UNFPA Lauds Toyin Saraki’s Commitment to Maternal, Children’s Health

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  • Partners Wellbeing Foundation on midwifery

Senator Iroegbu in Abuja

The United Nations Population Fund (UNFPA) has lauded the Wife of Nigeria’s Senate President, Mrs. Toyin Saraki, for her commitment to maternal and children’s health in Nigeria.

The Country Representative of UNFPA in Nigeria, Dr. Diene Keita, gave the commendation during a courtesy visit to Saraki’s residence in Abuja, recently.

According to Keita, Mrs. Saraki, though a lawyer, has since 2003 brought hope and joy to many homes in the country through many health-care initiatives, providing care for mostly less-privileged families in rural communities.
She said UNFPA’s visit was to strengthen partnership with Saraki in her various health interventions through her foundation, the Wellbeing Foundation Africa.

“The essence of the visit is for the two organisations to partner for improved health for women and children, and promote good working environment and enhanced skills for nurses and midwives,” she said.

Speaking further, Keita said apart from providing women and girls with the health-care they need, Saraki championed advocacies for equipping nurses and midwives with the skills they need, which she said are the core mandates of UNFPA.
She said the health advocate had consistently followed all programmes aimed at boosting nursing and midwifery professions by personally attending such fora locally and internationally.
She said: “You do it with such powerful messages, such kindness and emotion that as a Country Representative, I cannot do anything else but try to be wherever you are; because you are doing my job better than I will be able to do it.

“I will like to thank you for attending the London Family Planning Summit. I thank you for accepting being a Champion. My late Executive Director, Prof. Babatunde Osotimehin loved you. I was still in DRC when he talked about you. He talked about how much he respected you and how much he was proud of you. To work with Wellbeing Foundation for me is a must. I want to work with you and Wellbeing Foundation on how to get the private sector into maternal health,” Keita added.

Responding, Mrs. Saraki said when she decided to formally begin to advocate the wellbeing of women and children in the country in 2013, she didn’t have any role model to look at what they had done, or to follow.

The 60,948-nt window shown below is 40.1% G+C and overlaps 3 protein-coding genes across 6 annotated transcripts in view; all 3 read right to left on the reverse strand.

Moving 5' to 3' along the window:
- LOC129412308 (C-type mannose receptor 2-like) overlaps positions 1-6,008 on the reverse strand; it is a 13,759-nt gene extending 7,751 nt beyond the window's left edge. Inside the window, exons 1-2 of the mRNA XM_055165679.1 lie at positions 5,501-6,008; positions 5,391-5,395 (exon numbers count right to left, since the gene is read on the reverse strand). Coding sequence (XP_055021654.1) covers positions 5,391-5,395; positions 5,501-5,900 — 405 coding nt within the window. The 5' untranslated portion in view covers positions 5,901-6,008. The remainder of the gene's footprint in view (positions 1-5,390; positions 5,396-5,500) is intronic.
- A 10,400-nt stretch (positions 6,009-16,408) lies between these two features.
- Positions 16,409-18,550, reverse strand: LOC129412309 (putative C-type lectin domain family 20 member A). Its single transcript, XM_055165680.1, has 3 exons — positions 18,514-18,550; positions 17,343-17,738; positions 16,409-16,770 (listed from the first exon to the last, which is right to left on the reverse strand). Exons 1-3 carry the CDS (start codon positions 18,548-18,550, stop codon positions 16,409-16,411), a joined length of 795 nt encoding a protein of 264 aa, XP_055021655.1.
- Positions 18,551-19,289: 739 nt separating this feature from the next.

“I was relying on Google. Each time I rely on Google in those days, I came across a Saudi Arabian lady who I did not know then. But, I began to look at what she was saying and solutions she was proffering. Even though I didn’t know her, I found out she was a solution to good work in Nigeria.

“At that time, Prof. Thoraya Obaid was the Executive Director of UNFPA. We became very good friends, family friend since then and she continued to inspire me. So, I was very happy when my late brother, who I still miss very much, Prof. Osotimehin became the Executive Director of UNFPA. I felt that for the first time, we would have African solutions, Nigerian innovations to the world problems; and we did,” she explained.

She said Osotimehin’s contribution helped improve the conditions of women and children and provided them with platforms “to have a world where every child is wanted, where every delivery is equipped and people have a choice to become health-seeking, wellbeing-seeking, and economic empowerment seeking.

“That is what has always brought me back, time and time again to the UNFPA, because like other international organisations, you are not focusing on only one thing. You are actually looking at the wellbeing. It is a total picture of the wellbeing, and it is why, even though it is now that we are formalising our partnership and collaboration, I think that UNFPA has been my partner from the start.
“I will like you to consider Wellbeing Foundation not just as a partner or as a collaborator, but as a sister organisation. I really look forward to formalising our working relationship on many accounts.

“Look at it, as the Global Goodwill Ambassador of the International Confederation of Midwives, midwives to me are the army, the trusted friendly army that will actually get the message to the grassroots, to the frontline and will actually help us to drive beyond maternal and child health to what I call family health and what I call community health. As a Nigerian woman, I can tell all of you very honestly we women tend to only seek formal care when we are pregnant and when we have emergency. And, that leaves out all the other lifestyle conditions that actually reduce our health. We have an old saying in Nigeria that ‘prevention is better than cure,” Saraki added.

She however revealed that one of the setbacks faced by the Foundation was the death of its Director of Midwifery Services, Mrs. Felicity Ukoko Aliana, whom she said died of undiagnosed heart disease. “We miss her immensely because she was the engine room that gave me the courage to start an antenatal programme independently, working with government and private facilities to actually bring education about their own bodies to them,” she said.